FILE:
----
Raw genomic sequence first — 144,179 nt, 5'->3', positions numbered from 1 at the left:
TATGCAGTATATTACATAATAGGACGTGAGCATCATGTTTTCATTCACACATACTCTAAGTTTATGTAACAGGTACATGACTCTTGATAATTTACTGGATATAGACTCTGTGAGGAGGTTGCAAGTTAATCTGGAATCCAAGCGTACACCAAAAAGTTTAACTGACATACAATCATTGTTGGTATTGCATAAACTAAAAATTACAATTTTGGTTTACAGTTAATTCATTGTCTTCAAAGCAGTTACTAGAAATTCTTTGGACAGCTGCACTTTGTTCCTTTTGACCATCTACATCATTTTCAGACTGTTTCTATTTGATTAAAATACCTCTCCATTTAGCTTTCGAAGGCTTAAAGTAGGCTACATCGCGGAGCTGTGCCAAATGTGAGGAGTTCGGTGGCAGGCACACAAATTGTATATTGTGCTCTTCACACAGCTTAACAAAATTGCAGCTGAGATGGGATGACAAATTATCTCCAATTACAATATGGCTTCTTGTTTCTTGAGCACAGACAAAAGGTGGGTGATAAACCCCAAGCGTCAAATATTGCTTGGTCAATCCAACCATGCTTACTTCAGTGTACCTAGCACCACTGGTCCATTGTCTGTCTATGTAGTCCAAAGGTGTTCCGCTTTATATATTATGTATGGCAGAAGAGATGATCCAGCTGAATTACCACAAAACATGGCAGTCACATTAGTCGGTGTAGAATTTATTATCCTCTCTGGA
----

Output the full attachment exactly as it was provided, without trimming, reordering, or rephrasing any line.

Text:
Raw genomic sequence first — 144,179 nt, 5'->3', positions numbered from 1 at the left:
TATGCAGTATATTACATAATAGGACGTGAGCATCATGTTTTCATTCACACATACTCTAAGTTTATGTAACAGGTACATGACTCTTGATAATTTACTGGATATAGACTCTGTGAGGAGGTTGCAAGTTAATCTGGAATCCAAGCGTACACCAAAAAGTTTAACTGACATACAATCATTGTTGGTATTGCATAAACTAAAAATTACAATTTTGGTTTACAGTTAATTCATTGTCTTCAAAGCAGTTACTAGAAATTCTTTGGACAGCTGCACTTTGTTCCTTTTGACCATCTACATCATTTTCAGACTGTTTCTATTTGATTAAAATACCTCTCCATTTAGCTTTCGAAGGCTTAAAGTAGGCTACATCGCGGAGCTGTGCCAAATGTGAGGAGTTCGGTGGCAGGCACACAAATTGTATATTGTGCTCTTCACACAGCTTAACAAAATTGCAGCTGAGATGGGATGACAAATTATCTCCAATTACAATATGGCTTCTTGTTTCTTGAGCACAGACAAAAGGTGGGTGATAAACCCCAAGCGTCAAATATTGCTTGGTCAATCCAACCATGCTTACTTCAGTGTACCTAGCACCACTGGTCCATTGTCTGTCTATGTAGTCCAAAGGTGTTCCGCTTTATATATTATGTATGGCAGAAGAGATGATCCAGCTGAATTACCACAAAACATGGCAGTCACATTAGTCGGTGTAGAATTTATTATCCTCTCTGGA